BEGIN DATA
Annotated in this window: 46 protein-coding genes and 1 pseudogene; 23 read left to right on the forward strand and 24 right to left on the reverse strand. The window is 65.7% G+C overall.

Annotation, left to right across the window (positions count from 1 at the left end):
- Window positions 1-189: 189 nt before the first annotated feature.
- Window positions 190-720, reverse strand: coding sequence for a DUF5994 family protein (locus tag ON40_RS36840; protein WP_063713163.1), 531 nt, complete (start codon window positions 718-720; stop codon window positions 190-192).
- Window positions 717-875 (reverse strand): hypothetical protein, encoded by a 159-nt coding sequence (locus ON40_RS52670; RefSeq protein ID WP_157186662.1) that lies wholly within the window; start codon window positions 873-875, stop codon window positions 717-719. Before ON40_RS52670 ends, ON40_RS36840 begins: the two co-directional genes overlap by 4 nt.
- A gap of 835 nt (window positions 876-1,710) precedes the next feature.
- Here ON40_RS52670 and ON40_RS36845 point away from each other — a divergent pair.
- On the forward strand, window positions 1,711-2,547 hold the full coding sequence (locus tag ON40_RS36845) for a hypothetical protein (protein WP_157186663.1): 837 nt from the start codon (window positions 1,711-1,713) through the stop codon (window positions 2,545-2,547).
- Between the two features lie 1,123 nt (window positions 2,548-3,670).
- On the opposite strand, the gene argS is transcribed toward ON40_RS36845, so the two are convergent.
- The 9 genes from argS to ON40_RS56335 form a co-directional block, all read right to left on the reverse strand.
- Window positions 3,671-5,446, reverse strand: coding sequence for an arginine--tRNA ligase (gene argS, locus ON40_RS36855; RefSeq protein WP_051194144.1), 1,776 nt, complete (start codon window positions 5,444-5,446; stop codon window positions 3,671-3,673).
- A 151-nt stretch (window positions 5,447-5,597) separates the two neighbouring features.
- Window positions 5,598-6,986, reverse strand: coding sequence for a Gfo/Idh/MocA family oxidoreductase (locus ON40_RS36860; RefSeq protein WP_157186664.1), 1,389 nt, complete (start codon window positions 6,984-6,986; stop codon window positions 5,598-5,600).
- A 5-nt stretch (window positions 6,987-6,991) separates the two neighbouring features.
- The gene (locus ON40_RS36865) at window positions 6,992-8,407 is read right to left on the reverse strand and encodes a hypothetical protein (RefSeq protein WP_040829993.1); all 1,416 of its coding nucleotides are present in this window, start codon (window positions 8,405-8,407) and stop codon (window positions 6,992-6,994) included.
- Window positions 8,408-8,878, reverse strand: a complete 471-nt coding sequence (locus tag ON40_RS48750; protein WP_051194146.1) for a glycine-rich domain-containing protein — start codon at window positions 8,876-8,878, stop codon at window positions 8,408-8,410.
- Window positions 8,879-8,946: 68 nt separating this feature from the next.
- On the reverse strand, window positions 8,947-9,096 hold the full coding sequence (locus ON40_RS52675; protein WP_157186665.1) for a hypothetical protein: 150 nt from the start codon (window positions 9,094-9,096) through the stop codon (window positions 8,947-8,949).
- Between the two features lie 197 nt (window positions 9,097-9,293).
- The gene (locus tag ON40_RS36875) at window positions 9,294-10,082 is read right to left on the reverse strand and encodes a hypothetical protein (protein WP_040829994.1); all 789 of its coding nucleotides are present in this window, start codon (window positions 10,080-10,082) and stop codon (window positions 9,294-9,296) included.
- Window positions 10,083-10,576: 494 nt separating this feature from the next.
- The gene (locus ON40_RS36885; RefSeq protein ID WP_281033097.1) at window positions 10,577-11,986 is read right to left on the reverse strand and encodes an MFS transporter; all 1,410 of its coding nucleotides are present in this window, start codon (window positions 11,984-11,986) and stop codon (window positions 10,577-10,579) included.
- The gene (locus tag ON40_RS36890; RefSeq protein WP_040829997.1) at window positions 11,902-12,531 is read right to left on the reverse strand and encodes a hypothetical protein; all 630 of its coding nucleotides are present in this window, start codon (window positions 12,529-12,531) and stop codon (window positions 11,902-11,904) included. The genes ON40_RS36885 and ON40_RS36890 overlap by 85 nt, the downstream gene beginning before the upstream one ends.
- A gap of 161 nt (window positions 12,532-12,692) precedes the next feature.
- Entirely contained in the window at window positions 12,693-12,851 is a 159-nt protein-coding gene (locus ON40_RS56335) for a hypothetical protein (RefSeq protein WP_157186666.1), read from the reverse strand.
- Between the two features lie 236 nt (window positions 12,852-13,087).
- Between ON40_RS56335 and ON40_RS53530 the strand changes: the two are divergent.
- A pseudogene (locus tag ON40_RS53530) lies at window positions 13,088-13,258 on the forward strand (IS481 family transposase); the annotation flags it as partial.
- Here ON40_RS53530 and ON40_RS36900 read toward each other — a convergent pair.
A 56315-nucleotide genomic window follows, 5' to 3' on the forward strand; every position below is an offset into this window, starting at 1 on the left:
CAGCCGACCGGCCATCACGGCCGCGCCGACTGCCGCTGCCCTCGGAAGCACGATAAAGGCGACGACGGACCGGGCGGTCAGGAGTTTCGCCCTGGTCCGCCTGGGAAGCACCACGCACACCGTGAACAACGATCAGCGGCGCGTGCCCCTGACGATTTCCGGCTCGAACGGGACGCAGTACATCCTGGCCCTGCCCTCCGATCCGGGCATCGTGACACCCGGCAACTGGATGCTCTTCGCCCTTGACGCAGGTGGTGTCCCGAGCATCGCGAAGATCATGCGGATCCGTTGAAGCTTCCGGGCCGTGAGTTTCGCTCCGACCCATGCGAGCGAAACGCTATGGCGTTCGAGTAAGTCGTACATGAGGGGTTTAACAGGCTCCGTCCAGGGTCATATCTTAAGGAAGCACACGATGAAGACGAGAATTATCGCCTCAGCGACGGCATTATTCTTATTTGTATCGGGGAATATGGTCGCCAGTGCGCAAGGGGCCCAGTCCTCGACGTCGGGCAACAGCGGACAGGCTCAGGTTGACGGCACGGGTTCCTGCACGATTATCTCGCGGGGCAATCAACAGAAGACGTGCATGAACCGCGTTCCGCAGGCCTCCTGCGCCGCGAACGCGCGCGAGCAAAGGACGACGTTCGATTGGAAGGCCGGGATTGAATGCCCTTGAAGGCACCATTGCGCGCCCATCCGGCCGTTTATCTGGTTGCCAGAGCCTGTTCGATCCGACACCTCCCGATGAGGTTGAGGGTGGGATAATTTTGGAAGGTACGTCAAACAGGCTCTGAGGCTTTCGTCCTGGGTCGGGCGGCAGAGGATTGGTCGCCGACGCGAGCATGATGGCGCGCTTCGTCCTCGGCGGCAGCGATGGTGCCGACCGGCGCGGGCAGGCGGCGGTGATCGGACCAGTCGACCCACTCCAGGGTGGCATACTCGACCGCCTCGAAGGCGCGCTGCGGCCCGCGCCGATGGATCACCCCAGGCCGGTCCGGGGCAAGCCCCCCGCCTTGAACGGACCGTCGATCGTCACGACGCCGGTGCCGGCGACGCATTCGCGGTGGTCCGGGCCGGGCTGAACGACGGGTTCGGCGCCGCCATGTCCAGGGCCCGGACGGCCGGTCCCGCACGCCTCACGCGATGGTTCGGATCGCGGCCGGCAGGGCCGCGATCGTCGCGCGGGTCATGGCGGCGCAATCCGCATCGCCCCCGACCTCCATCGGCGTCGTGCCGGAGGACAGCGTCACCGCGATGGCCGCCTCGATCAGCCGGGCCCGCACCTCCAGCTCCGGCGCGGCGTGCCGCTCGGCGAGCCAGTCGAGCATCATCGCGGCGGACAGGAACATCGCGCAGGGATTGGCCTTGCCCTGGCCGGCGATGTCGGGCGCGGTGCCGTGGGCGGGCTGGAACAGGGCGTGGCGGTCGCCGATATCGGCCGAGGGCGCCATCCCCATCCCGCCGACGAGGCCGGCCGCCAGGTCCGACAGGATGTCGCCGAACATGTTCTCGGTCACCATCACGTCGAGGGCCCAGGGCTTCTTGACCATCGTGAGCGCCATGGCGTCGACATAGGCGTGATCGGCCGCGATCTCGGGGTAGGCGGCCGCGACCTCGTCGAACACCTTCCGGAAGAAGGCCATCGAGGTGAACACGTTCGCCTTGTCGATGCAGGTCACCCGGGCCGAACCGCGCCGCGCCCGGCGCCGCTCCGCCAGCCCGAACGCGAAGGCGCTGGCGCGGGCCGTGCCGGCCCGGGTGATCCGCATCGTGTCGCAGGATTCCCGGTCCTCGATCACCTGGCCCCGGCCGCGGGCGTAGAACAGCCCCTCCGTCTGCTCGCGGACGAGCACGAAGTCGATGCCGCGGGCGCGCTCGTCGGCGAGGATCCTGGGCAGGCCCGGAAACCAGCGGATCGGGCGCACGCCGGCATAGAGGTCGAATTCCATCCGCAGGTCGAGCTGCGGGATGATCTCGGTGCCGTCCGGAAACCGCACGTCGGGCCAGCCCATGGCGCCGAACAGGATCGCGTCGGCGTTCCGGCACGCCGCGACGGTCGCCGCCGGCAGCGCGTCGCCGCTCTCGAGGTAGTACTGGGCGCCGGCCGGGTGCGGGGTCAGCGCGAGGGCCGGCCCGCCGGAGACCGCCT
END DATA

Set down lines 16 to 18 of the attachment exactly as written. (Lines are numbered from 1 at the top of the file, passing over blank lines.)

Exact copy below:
- The gene (locus ON40_RS36865) at window positions 6,992-8,407 is read right to left on the reverse strand and encodes a hypothetical protein (RefSeq protein WP_040829993.1); all 1,416 of its coding nucleotides are present in this window, start codon (window positions 8,405-8,407) and stop codon (window positions 6,992-6,994) included.
- Window positions 8,408-8,878, reverse strand: a complete 471-nt coding sequence (locus tag ON40_RS48750; protein WP_051194146.1) for a glycine-rich domain-containing protein — start codon at window positions 8,876-8,878, stop codon at window positions 8,408-8,410.
- Window positions 8,879-8,946: 68 nt separating this feature from the next.